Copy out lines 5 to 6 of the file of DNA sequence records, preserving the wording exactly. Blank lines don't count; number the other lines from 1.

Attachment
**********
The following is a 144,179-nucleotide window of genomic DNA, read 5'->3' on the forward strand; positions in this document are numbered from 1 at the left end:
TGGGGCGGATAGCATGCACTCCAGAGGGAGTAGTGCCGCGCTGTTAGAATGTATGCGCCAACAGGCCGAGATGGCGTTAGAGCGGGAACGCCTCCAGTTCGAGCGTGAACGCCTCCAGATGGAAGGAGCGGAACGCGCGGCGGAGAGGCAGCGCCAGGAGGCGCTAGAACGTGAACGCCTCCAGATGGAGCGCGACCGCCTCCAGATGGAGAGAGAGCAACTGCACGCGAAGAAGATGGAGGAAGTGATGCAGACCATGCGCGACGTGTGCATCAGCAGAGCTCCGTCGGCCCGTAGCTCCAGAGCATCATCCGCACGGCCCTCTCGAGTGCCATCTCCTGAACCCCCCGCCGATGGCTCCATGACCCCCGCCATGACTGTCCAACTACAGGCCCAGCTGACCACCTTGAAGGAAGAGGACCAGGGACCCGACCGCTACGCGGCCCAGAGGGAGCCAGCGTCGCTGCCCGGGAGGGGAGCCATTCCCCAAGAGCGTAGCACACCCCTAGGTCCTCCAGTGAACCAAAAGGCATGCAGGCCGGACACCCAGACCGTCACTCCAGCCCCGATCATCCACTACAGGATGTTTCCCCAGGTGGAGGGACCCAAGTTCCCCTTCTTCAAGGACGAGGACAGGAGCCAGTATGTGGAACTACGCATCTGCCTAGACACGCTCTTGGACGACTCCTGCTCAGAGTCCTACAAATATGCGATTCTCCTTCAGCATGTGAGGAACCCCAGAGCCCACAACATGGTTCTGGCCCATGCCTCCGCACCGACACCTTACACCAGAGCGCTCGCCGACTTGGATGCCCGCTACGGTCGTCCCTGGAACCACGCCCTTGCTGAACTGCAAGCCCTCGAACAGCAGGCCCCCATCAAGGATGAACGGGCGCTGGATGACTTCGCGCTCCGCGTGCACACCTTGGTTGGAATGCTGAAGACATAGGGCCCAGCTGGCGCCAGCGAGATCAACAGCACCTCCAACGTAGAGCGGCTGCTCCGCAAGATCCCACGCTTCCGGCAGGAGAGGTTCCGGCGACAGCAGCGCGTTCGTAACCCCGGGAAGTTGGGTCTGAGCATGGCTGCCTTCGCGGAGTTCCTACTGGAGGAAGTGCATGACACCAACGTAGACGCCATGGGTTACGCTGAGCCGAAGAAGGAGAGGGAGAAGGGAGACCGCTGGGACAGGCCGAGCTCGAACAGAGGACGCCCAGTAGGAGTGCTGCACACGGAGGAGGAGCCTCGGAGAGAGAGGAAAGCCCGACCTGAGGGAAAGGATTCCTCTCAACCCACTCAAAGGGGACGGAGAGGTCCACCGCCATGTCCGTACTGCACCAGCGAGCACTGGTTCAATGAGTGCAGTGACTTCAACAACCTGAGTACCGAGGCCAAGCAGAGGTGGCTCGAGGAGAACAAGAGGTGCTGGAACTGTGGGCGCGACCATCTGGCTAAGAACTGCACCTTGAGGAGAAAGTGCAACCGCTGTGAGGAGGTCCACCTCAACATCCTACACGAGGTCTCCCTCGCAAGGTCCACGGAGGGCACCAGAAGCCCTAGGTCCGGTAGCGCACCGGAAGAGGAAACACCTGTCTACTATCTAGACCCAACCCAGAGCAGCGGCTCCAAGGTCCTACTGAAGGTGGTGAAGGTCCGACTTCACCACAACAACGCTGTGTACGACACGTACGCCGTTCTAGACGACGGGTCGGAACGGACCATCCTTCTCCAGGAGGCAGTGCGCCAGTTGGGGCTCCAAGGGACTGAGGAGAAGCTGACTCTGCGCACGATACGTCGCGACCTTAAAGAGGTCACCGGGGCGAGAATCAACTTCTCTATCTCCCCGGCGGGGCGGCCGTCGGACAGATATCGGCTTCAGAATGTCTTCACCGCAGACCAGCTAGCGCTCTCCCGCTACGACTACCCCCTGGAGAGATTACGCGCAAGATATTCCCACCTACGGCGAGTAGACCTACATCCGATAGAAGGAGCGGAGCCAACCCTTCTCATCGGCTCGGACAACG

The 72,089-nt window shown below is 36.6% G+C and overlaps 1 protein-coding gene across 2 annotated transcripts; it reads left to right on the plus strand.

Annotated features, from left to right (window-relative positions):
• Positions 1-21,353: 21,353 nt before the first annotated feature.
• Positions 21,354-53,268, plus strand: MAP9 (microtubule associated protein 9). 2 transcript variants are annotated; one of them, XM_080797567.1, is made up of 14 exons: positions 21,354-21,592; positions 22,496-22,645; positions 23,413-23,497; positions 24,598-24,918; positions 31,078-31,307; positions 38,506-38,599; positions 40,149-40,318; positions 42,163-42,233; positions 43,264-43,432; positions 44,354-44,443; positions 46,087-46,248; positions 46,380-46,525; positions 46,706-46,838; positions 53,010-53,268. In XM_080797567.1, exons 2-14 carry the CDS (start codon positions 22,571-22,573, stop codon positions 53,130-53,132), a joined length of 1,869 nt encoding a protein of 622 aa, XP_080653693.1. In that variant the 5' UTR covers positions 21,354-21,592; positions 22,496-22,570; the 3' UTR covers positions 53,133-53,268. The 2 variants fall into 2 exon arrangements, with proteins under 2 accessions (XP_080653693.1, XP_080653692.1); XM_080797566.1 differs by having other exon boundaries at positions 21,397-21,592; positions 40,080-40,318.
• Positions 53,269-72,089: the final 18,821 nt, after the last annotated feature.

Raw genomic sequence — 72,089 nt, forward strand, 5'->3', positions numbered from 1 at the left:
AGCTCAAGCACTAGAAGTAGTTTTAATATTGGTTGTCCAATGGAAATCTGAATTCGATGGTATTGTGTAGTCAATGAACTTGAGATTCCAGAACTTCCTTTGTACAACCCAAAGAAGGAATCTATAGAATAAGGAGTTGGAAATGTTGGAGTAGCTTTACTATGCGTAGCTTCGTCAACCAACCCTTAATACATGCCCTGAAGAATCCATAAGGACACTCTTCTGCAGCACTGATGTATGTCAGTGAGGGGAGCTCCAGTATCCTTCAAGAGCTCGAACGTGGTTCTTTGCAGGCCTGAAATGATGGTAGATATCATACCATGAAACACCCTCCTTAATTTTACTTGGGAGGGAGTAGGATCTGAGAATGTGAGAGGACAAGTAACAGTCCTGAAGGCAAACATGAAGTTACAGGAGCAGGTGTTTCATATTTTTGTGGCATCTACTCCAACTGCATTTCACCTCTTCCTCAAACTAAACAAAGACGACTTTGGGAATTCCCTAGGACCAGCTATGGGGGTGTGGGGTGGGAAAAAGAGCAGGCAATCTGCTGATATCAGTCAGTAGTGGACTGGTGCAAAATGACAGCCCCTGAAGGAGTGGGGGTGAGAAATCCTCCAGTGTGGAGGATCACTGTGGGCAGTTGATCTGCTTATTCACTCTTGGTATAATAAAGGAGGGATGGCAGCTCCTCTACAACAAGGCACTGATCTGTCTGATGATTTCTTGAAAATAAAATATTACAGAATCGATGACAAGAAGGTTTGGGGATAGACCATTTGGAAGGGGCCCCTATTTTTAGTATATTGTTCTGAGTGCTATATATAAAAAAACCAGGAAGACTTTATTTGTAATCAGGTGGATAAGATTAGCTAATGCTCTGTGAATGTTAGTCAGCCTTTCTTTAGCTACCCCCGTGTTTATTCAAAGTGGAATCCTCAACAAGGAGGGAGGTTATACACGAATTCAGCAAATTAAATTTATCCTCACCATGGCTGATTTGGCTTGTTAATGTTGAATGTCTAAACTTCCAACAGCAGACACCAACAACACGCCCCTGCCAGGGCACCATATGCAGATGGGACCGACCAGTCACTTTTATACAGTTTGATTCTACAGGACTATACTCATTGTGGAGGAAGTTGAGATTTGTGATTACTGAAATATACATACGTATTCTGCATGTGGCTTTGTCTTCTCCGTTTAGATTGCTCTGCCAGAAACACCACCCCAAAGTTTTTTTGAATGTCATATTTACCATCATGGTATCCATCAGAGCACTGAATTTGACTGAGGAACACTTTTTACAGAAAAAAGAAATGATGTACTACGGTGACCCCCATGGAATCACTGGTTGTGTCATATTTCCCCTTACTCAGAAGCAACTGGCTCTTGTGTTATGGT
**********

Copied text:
• Positions 1-21,353: 21,353 nt before the first annotated feature.
• Positions 21,354-53,268, plus strand: MAP9 (microtubule associated protein 9). 2 transcript variants are annotated; one of them, XM_080797567.1, is made up of 14 exons: positions 21,354-21,592; positions 22,496-22,645; positions 23,413-23,497; positions 24,598-24,918; positions 31,078-31,307; positions 38,506-38,599; positions 40,149-40,318; positions 42,163-42,233; positions 43,264-43,432; positions 44,354-44,443; positions 46,087-46,248; positions 46,380-46,525; positions 46,706-46,838; positions 53,010-53,268. In XM_080797567.1, exons 2-14 carry the CDS (start codon positions 22,571-22,573, stop codon positions 53,130-53,132), a joined length of 1,869 nt encoding a protein of 622 aa, XP_080653693.1. In that variant the 5' UTR covers positions 21,354-21,592; positions 22,496-22,570; the 3' UTR covers positions 53,133-53,268. The 2 variants fall into 2 exon arrangements, with proteins under 2 accessions (XP_080653693.1, XP_080653692.1); XM_080797566.1 differs by having other exon boundaries at positions 21,397-21,592; positions 40,080-40,318.